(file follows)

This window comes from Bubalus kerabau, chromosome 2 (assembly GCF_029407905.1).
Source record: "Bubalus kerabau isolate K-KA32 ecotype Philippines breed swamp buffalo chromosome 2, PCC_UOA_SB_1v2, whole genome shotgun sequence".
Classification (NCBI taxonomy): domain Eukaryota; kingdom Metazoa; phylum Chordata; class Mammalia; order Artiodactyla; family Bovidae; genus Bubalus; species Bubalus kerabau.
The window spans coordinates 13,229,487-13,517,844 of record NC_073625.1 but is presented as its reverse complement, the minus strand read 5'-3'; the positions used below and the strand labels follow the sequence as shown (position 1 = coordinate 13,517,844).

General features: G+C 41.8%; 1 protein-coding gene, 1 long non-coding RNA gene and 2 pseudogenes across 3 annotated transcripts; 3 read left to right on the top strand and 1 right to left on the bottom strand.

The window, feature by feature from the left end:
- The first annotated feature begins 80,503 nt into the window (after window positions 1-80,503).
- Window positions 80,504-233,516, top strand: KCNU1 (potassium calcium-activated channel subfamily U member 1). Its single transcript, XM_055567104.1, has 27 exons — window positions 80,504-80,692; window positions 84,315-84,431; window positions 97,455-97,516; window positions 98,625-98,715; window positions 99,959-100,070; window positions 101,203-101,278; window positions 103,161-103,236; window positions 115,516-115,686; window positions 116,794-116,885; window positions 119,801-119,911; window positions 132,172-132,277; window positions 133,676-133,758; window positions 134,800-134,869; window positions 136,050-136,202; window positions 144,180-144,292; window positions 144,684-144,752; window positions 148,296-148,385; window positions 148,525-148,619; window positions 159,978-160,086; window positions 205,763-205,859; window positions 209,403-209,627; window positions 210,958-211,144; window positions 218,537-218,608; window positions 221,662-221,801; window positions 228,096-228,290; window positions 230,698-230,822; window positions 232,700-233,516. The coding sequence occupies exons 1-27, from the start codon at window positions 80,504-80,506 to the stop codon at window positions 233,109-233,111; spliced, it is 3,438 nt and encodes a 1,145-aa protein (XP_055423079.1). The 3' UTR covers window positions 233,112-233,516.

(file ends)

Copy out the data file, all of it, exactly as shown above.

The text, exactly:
This window comes from Bubalus kerabau, chromosome 2 (assembly GCF_029407905.1).
Source record: "Bubalus kerabau isolate K-KA32 ecotype Philippines breed swamp buffalo chromosome 2, PCC_UOA_SB_1v2, whole genome shotgun sequence".
Classification (NCBI taxonomy): domain Eukaryota; kingdom Metazoa; phylum Chordata; class Mammalia; order Artiodactyla; family Bovidae; genus Bubalus; species Bubalus kerabau.
The window spans coordinates 13,229,487-13,517,844 of record NC_073625.1 but is presented as its reverse complement, the minus strand read 5'-3'; the positions used below and the strand labels follow the sequence as shown (position 1 = coordinate 13,517,844).

General features: G+C 41.8%; 1 protein-coding gene, 1 long non-coding RNA gene and 2 pseudogenes across 3 annotated transcripts; 3 read left to right on the top strand and 1 right to left on the bottom strand.

The window, feature by feature from the left end:
- The first annotated feature begins 80,503 nt into the window (after window positions 1-80,503).
- Window positions 80,504-233,516, top strand: KCNU1 (potassium calcium-activated channel subfamily U member 1). Its single transcript, XM_055567104.1, has 27 exons — window positions 80,504-80,692; window positions 84,315-84,431; window positions 97,455-97,516; window positions 98,625-98,715; window positions 99,959-100,070; window positions 101,203-101,278; window positions 103,161-103,236; window positions 115,516-115,686; window positions 116,794-116,885; window positions 119,801-119,911; window positions 132,172-132,277; window positions 133,676-133,758; window positions 134,800-134,869; window positions 136,050-136,202; window positions 144,180-144,292; window positions 144,684-144,752; window positions 148,296-148,385; window positions 148,525-148,619; window positions 159,978-160,086; window positions 205,763-205,859; window positions 209,403-209,627; window positions 210,958-211,144; window positions 218,537-218,608; window positions 221,662-221,801; window positions 228,096-228,290; window positions 230,698-230,822; window positions 232,700-233,516. The coding sequence occupies exons 1-27, from the start codon at window positions 80,504-80,506 to the stop codon at window positions 233,109-233,111; spliced, it is 3,438 nt and encodes a 1,145-aa protein (XP_055423079.1). The 3' UTR covers window positions 233,112-233,516.